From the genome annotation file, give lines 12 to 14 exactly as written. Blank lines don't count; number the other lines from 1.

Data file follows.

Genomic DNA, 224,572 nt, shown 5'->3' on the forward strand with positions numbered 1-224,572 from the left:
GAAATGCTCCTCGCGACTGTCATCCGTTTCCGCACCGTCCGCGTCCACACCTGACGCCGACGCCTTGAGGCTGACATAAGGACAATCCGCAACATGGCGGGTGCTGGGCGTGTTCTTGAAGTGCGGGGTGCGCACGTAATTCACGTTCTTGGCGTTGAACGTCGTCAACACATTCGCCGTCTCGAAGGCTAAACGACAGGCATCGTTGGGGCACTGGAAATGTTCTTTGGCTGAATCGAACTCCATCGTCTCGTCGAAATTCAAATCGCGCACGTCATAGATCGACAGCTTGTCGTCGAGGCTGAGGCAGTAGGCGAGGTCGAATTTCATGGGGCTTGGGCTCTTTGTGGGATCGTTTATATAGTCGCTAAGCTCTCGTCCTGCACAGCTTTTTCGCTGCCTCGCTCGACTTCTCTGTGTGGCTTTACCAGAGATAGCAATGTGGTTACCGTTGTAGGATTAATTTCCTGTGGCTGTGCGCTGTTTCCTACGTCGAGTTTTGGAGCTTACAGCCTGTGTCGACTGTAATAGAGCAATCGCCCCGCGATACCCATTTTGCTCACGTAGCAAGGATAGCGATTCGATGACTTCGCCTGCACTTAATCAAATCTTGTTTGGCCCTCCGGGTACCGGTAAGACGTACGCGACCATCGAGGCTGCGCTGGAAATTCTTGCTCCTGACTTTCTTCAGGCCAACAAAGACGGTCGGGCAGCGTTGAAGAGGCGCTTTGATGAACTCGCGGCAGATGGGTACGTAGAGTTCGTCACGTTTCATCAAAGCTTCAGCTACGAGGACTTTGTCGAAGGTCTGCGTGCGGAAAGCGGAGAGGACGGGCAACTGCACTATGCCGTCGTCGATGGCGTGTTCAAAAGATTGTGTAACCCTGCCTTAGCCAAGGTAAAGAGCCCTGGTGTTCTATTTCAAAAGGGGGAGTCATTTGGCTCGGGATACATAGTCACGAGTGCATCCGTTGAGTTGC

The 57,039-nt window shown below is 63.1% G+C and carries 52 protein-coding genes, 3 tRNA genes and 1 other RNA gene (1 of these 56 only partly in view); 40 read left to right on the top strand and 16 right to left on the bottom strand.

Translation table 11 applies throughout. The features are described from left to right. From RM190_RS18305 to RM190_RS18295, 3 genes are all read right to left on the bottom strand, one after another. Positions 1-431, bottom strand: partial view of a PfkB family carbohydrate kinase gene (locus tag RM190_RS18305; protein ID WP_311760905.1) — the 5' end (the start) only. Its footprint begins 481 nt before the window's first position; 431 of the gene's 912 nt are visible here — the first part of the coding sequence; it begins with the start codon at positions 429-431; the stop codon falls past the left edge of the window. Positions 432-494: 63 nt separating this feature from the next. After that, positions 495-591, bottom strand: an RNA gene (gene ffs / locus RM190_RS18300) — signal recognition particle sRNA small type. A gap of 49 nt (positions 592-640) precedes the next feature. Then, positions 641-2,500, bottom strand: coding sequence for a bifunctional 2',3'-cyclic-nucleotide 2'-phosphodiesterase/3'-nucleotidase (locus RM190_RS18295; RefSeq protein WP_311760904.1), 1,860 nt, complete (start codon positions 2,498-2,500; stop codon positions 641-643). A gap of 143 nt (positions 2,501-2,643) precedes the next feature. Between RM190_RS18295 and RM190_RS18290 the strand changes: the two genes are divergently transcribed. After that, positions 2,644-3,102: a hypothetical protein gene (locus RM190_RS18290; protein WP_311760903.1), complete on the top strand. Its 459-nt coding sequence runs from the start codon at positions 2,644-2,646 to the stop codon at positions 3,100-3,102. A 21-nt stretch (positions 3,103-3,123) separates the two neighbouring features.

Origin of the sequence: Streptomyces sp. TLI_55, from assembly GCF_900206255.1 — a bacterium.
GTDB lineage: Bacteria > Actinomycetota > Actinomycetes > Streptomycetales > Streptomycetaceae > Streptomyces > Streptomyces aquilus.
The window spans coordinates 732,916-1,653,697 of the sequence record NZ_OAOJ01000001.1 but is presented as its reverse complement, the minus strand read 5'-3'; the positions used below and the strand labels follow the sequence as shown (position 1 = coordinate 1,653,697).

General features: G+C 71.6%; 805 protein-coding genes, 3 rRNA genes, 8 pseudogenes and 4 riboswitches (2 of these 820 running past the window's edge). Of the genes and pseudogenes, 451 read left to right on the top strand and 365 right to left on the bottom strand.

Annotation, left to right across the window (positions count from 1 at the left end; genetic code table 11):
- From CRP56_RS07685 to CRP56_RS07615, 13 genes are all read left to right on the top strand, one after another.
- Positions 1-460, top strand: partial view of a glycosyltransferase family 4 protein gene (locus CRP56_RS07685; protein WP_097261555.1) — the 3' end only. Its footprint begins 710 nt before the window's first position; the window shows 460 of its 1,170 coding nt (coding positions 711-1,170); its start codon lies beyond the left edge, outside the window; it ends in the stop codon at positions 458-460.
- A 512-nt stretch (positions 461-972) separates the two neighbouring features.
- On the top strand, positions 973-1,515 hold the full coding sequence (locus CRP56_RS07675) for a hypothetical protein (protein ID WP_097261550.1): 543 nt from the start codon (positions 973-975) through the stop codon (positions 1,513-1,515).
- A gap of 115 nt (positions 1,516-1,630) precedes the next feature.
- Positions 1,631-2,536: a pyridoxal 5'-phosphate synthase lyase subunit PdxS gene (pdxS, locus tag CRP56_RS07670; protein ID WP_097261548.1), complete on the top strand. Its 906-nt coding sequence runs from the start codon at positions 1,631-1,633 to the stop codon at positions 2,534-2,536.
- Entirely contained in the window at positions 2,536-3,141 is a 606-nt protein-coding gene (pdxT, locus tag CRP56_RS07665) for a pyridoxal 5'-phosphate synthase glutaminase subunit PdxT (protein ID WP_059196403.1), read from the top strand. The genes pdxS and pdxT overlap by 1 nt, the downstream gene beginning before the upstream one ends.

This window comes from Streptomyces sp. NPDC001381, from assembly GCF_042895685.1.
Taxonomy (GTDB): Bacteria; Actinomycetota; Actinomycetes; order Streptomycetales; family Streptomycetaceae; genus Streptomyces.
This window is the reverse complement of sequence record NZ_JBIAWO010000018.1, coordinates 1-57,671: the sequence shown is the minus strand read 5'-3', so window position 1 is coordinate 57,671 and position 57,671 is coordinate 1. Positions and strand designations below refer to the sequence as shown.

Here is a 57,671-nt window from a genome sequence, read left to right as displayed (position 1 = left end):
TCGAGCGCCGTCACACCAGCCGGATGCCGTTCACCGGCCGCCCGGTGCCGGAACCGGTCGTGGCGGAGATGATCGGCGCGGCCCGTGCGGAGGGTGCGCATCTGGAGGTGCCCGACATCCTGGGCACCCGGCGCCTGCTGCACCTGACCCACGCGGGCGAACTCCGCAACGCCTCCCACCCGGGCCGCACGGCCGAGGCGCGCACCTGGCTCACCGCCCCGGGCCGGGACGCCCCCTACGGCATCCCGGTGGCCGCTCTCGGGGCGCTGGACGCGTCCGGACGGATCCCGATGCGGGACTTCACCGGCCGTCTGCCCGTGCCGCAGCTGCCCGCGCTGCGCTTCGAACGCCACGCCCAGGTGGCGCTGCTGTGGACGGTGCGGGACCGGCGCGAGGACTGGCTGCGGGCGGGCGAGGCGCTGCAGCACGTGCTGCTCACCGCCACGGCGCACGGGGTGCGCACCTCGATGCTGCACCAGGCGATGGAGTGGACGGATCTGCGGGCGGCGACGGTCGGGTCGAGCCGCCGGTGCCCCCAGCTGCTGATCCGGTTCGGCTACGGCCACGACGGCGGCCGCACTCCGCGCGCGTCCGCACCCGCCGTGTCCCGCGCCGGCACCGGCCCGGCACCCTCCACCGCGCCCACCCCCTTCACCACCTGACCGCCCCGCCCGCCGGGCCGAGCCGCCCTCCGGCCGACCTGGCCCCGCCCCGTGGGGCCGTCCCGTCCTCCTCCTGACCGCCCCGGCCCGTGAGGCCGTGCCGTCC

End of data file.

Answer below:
- A 512-nt stretch (positions 461-972) separates the two neighbouring features.
- On the top strand, positions 973-1,515 hold the full coding sequence (locus CRP56_RS07675) for a hypothetical protein (protein ID WP_097261550.1): 543 nt from the start codon (positions 973-975) through the stop codon (positions 1,513-1,515).
- A gap of 115 nt (positions 1,516-1,630) precedes the next feature.